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Google Photos to Desktop Options

This post has been in the works since 2019 when Google shut down the feature to sync Google Photos to Google Drive. The one feature of Google Photos I really loved was the ability for the images uploaded to Photos to show up in the Photos folder on Google Drive. I would then run the Google Drive desktop app and all my and my wifes new photos would show up in Google Drive and then automatically show up on my desktop. This allowed them to all be automatically be backed up in my usual backup plan to local drives and to my personal cloud backup using Backblaze. It was great, but since that ended I have struggled to find a replacement. Here are some of the things I have tried.


I like Syncthing and I was able to sync photos from multiple devices to my home computer. It was not perfect, but it worked. The biggest problem when I was using this method it just did not work reliably. It seemed to be hit and miss when the images would upload. I don’t think this is really a problem with the app itself just limits on Android. I could be wrong but it made me keep looking.


IFTTT applets looked so promising. In theory it should do exactly what I wanted. Take a new photo and upload it to my Google Drive. That was the theory, in practice, I tried several different applets and could never get it to upload a single photo to Google Drive. Perhaps it is my phone, it is a little older but whatever the reason IFTTT was a bust.


Running Rclone to copy photos from Google Photos to my desktop worked, and I could easily have set it up to run regularly and copy only new photos. The only problem with Rclone downloading Google Photos is the fact that when images are downloaded the EXIF location data is stripped from them. That was a deal breaker for me because one of the reasons I wanted the photos was to have the EXIF data so I could create my own map of photos. If that is not an issue for you using Rclone to copy your Google Photos to your desktop is certainly a good way to do it.


I experimented with running Nextcloud in a Docker container and it showed some promise, but I had some trouble getting things to work correctly. Granted I do not consider myself a Docker expert and perhaps if I followed a different tutorial on how to setup Nextcloud in Docker instead of just tinkering I might have had better luck. In the end though I just did not want to self host this extra service. It was one more thing that I would have to manage and maintain and I just wanted something that works. I might change my mind on this in the future but for now Nextcloud is out.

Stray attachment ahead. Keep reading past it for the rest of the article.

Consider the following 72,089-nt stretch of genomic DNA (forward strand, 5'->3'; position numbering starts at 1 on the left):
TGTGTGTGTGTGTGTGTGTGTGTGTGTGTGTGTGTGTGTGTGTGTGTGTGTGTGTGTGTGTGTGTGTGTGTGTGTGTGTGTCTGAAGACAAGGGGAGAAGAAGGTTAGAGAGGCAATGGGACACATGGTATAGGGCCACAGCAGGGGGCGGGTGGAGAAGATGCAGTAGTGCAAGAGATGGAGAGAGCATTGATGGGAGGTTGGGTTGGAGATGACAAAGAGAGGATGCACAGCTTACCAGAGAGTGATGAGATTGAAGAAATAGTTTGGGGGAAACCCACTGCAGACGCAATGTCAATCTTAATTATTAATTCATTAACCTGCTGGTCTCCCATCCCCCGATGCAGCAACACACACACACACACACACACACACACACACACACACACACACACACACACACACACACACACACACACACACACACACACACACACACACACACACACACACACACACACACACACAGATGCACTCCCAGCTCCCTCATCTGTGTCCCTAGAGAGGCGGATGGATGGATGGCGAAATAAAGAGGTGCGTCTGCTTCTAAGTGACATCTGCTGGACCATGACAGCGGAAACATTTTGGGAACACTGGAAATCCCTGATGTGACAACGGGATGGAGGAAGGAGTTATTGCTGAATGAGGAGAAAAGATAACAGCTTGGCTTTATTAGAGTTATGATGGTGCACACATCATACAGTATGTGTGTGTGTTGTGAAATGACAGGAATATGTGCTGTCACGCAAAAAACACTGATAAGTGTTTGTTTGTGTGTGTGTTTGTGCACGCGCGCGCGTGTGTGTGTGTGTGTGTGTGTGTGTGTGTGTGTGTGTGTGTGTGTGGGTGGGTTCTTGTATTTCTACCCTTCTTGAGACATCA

I could probably have used several different options instead of Sync, like Dropbox or PCloud for example, but I went with Sync for a few reasons. One, I like the fact that they are zero-knowledge by default. I don’t have to add in an extra layer of encryption to do zero-knowledge, or make sure that the folder is encrypted like with PCloud. It is just one extra thing I did not have to worry about. Two, when I testing the app on my phone it just worked. It copied all the existing photos up to Sync and all new photos not long after I took them. There is something to be said for an app just working. This is currently what I am using to replace the Google Photos to Google Drive feature. I have the Sync Android app installed on two devices, the app on me desktop then syncs those files to my desktop and I copy them out from there to their final destination. It is not perfect yet. I still have to organize the photos by year and month, but I have Advanced Renamer that helps with that. This has been the best solution I have found so far. For the record I am a Sync affiliate. They will pay me something if you signup for them through my link. That is not why I choose them, it is just a nice added bonus.


It has been a long process to finally decide and settle on a replacement for just this one feature of Google Photos and Google Drive. I did not stop using Google Photos or Drive but if I wanted to download all those images from Google I had to jump through several more hoops. Moving to Sync or a similar feature from another provider allows me the freedom to use my images how I want. Now if, or maybe when, Google Photos decides to remove some other feature or remove my account for some reason, I have access to the original photos with all the data intact.

Categories: how-to 
Tags: google-drive google-photos ifttt nextcloud rclone sync-com syncthing